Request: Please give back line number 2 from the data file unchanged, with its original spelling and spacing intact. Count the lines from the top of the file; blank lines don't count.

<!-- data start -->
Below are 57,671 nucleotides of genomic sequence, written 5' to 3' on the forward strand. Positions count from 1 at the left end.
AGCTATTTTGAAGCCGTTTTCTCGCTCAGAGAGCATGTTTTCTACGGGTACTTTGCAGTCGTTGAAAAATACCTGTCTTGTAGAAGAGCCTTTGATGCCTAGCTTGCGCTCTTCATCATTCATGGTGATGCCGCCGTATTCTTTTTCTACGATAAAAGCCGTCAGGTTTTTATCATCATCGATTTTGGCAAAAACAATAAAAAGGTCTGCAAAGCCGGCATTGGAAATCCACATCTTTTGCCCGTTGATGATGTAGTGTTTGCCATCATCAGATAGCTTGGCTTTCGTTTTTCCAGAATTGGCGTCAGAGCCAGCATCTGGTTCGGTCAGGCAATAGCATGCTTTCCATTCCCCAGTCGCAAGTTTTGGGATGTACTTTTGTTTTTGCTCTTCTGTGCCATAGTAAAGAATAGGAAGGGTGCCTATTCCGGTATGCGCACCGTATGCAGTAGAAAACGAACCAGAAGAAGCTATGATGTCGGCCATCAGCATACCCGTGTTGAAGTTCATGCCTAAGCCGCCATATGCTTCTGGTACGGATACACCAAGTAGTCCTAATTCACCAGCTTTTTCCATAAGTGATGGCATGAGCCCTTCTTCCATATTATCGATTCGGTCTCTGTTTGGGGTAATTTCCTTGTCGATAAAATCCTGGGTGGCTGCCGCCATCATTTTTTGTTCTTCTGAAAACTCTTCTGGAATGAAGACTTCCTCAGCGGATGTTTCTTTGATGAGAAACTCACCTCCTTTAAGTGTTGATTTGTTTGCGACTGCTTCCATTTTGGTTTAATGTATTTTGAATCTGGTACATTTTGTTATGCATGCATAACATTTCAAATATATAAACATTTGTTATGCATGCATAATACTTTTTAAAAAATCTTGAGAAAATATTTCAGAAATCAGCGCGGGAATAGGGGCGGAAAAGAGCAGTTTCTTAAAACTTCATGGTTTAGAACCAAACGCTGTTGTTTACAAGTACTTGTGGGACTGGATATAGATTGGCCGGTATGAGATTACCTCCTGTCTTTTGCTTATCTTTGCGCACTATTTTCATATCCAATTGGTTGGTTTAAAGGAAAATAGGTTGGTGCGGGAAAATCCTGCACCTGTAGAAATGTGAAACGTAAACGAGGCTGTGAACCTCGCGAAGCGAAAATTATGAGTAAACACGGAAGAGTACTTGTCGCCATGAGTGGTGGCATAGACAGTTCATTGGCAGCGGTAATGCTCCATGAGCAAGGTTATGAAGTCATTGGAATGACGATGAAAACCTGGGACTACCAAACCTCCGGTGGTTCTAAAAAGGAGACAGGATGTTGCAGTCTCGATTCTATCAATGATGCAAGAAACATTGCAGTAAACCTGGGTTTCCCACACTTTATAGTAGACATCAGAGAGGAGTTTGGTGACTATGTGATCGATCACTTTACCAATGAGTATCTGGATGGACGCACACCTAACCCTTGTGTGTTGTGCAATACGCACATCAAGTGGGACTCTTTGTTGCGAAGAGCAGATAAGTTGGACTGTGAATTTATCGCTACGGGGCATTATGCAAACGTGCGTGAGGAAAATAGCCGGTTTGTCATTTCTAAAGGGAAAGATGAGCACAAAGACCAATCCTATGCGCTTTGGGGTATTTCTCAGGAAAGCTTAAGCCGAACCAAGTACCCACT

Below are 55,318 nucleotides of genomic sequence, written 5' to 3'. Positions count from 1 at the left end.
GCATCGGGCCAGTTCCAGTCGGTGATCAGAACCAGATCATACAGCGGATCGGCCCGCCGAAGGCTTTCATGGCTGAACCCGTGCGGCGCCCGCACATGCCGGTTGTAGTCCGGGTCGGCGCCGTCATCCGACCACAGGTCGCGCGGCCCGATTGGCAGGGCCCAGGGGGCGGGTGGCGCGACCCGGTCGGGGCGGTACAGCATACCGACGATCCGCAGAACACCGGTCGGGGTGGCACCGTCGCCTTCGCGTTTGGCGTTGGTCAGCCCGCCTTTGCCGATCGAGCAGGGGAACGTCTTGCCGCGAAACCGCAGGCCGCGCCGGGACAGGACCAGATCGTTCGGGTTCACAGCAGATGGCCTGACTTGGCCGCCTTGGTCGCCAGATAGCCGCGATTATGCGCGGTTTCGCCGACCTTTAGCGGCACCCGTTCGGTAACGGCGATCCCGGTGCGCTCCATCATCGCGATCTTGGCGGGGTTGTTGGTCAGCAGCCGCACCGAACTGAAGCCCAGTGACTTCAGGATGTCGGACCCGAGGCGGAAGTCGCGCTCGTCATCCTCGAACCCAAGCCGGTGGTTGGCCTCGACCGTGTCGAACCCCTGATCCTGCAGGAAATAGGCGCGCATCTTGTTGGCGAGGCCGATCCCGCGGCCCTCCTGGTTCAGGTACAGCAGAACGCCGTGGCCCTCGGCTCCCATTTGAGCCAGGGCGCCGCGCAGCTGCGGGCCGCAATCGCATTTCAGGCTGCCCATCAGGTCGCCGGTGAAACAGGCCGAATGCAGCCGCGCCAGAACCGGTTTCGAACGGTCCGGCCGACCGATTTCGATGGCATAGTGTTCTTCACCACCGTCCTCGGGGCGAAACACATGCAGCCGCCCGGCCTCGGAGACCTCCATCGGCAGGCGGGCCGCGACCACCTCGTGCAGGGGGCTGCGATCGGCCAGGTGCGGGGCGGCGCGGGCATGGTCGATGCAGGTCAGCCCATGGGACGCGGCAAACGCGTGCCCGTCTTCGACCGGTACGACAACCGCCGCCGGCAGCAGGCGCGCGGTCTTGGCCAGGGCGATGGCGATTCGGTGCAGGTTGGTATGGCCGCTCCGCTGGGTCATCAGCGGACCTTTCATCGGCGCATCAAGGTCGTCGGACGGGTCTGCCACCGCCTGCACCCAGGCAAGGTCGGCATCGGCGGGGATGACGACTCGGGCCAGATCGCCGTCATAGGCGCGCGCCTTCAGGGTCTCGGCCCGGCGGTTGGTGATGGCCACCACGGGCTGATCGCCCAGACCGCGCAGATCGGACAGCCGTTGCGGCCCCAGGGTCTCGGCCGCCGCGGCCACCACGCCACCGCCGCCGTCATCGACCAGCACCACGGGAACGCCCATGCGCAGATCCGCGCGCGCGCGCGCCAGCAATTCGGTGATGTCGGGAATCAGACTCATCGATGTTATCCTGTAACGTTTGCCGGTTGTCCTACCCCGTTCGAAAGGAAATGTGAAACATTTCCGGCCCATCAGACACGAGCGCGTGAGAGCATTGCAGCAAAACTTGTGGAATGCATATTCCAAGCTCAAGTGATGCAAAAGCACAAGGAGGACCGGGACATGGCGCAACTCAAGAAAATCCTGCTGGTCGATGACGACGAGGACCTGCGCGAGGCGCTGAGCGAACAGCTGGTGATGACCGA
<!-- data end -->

AGCTATTTTGAAGCCGTTTTCTCGCTCAGAGAGCATGTTTTCTACGGGTACTTTGCAGTCGTTGAAAAATACCTGTCTTGTAGAAGAGCCTTTGATGCCTAGCTTGCGCTCTTCATCATTCATGGTGATGCCGCCGTATTCTTTTTCTACGATAAAAGCCGTCAGGTTTTTATCATCATCGATTTTGGCAAAAACAATAAAAAGGTCTGCAAAGCCGGCATTGGAAATCCACATCTTTTGCCCGTTGATGATGTAGTGTTTGCCATCATCAGATAGCTTGGCTTTCGTTTTTCCAGAATTGGCGTCAGAGCCAGCATCTGGTTCGGTCAGGCAATAGCATGCTTTCCATTCCCCAGTCGCAAGTTTTGGGATGTACTTTTGTTTTTGCTCTTCTGTGCCATAGTAAAGAATAGGAAGGGTGCCTATTCCGGTATGCGCACCGTATGCAGTAGAAAACGAACCAGAAGAAGCTATGATGTCGGCCATCAGCATACCCGTGTTGAAGTTCATGCCTAAGCCGCCATATGCTTCTGGTACGGATACACCAAGTAGTCCTAATTCACCAGCTTTTTCCATAAGTGATGGCATGAGCCCTTCTTCCATATTATCGATTCGGTCTCTGTTTGGGGTAATTTCCTTGTCGATAAAATCCTGGGTGGCTGCCGCCATCATTTTTTGTTCTTCTGAAAACTCTTCTGGAATGAAGACTTCCTCAGCGGATGTTTCTTTGATGAGAAACTCACCTCCTTTAAGTGTTGATTTGTTTGCGACTGCTTCCATTTTGGTTTAATGTATTTTGAATCTGGTACATTTTGTTATGCATGCATAACATTTCAAATATATAAACATTTGTTATGCATGCATAATACTTTTTAAAAAATCTTGAGAAAATATTTCAGAAATCAGCGCGGGAATAGGGGCGGAAAAGAGCAGTTTCTTAAAACTTCATGGTTTAGAACCAAACGCTGTTGTTTACAAGTACTTGTGGGACTGGATATAGATTGGCCGGTATGAGATTACCTCCTGTCTTTTGCTTATCTTTGCGCACTATTTTCATATCCAATTGGTTGGTTTAAAGGAAAATAGGTTGGTGCGGGAAAATCCTGCACCTGTAGAAATGTGAAACGTAAACGAGGCTGTGAACCTCGCGAAGCGAAAATTATGAGTAAACACGGAAGAGTACTTGTCGCCATGAGTGGTGGCATAGACAGTTCATTGGCAGCGGTAATGCTCCATGAGCAAGGTTATGAAGTCATTGGAATGACGATGAAAACCTGGGACTACCAAACCTCCGGTGGTTCTAAAAAGGAGACAGGATGTTGCAGTCTCGATTCTATCAATGATGCAAGAAACATTGCAGTAAACCTGGGTTTCCCACACTTTATAGTAGACATCAGAGAGGAGTTTGGTGACTATGTGATCGATCACTTTACCAATGAGTATCTGGATGGACGCACACCTAACCCTTGTGTGTTGTGCAATACGCACATCAAGTGGGACTCTTTGTTGCGAAGAGCAGATAAGTTGGACTGTGAATTTATCGCTACGGGGCATTATGCAAACGTGCGTGAGGAAAATAGCCGGTTTGTCATTTCTAAAGGGAAAGATGAGCACAAAGACCAATCCTATGCGCTTTGGGGTATTTCTCAGGAAAGCTTAAGCCGAACCAAGTACCCACT